Borrowing costs across the euro area shot higher yesterday as a cut in monthly ECB asset purchases became a reality, with hawkish comments from a top official and strong data hurting sentiment towards bonds on the first trading day of the year.
Peripheral bonds markets, the biggest beneficiaries of European Central Bank stimulus, bore the brunt of the selling. Yields in Italy, Spain and Portugal rose 6-7 basis points each, widening the gap over German peers.
But even "core" or top-rated bond markets were left unscathed from the selling pressure, with Germany's 10-year bond yield hitting two-month highs.
Benoit Coeure, the Frenchman in charge of carrying out the ECB's bond purchases, sees "a reasonable chance" the 2.55 trillion euro stimulus program will not be extended again when it expires in September, he told a Chinese financial magazine at the weekend.
The comments highlight that the days of extraordinary monetary stimulus are nearing an end given stronger economic conditions and signs of a pick-up in inflation.
Data on Friday showed inflation in Germany, Europe's biggest economy, hit its highest level in five years in 2017. A survey yesterday showed euro zone manufacturers ended 2017 by ramping up activity at the fastest pace in more than two decades.
ECB monthly bond purchases, which have long underpinned bond yields, have fallen to 30 billion euros from 60 billion euros.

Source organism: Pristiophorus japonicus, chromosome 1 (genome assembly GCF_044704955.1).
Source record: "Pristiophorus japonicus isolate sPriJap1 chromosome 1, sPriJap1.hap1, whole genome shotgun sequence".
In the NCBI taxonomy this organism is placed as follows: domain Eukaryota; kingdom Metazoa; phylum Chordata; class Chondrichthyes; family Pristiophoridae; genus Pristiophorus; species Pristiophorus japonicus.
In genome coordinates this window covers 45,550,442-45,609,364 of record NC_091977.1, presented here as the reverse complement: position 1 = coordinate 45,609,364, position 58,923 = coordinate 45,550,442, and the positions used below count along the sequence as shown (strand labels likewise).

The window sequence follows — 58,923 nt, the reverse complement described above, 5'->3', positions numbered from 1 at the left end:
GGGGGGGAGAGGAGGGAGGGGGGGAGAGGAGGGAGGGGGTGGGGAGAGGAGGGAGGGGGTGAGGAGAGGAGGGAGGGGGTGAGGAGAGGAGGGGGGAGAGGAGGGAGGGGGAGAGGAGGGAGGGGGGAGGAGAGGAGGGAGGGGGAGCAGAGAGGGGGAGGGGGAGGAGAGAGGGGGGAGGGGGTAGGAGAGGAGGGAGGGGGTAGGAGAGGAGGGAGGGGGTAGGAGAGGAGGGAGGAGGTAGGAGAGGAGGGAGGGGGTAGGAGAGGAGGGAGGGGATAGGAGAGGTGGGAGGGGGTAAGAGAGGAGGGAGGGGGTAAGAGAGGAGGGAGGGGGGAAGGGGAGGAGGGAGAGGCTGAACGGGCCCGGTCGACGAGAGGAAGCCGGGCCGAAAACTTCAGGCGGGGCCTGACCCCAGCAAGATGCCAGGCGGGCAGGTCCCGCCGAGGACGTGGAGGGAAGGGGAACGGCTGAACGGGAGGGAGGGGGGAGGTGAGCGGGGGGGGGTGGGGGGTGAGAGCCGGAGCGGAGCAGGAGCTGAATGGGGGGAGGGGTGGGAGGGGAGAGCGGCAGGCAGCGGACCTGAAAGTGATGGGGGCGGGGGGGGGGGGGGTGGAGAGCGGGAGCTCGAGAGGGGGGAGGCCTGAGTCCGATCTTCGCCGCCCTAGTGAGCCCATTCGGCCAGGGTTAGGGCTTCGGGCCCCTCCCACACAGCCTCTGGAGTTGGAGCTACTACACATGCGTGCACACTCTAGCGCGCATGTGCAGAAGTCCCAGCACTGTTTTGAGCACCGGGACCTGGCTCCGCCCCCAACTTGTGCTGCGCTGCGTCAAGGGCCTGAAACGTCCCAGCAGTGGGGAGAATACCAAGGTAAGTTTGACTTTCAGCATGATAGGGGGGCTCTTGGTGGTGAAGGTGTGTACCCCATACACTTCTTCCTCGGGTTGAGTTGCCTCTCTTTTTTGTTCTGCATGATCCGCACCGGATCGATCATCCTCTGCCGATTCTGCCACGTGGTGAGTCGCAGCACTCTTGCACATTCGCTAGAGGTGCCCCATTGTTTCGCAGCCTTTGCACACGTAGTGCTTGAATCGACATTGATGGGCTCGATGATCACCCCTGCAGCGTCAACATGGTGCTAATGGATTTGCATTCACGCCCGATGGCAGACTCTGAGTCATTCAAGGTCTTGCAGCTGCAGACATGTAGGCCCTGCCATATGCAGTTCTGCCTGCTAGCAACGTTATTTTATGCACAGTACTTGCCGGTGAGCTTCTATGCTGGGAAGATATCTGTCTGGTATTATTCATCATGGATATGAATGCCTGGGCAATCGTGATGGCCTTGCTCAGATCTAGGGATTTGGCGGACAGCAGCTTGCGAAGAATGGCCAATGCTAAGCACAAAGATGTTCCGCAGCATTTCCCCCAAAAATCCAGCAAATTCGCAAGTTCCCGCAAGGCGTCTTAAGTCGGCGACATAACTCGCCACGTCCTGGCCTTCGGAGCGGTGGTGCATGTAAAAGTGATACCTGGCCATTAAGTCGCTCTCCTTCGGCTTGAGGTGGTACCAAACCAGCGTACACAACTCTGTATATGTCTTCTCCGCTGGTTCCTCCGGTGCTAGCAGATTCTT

That cut in purchases from the start of January, unveiled in October, comes just as investors brace for a hefty month of supply -- a potentially powerful headwind for bond markets.
"While the cut in ECB asset purchases is not a surprise, there is some uncertainty as to how the markets will adjust to this in an unusually heavy month for supply," said Rainer Guntermann, a rates strategist at Commerzbank in Frankfurt.
"The more hawkish commentary from the ECB is also weighing on markets."
Germany's 10-year bond yields rose 2.5 basis points to 0.46 percent, the highest since late October. German 30-year bond yields jumped almost 5 bps to 1.31 percent , their highest since mid-November.
In Italy, where borrowing costs rose last week after the president called a general election for March 4, 10-year bond yields extended their rise to a two-month high just above 2 percent.
That pushed that gap over German equivalents to around 163 bps, its widest in more than two months. Spanish and Portuguese bond spreads also widened against Germany in a sign that investors were reducing their exposure to southern European bond markets.
"The widening in peripheral spreads shows that the market is concluding that the recent spread tightening is inconsistent with a more hawkish ECB," said Peter Chatwell, head of rates strategy at Mizuho.
Analysts said Portuguese five-year bonds were also coming under pressure from expectations of a syndicated bond deal of this maturity next week.
Most other euro zone bond yields were up 2-3 basis points, with trade subdued after Monday's New Year's holiday. There was also some caution ahead of the implementation on Jan. 3 of the wide-ranging EU financial markets directive known as MiFID II.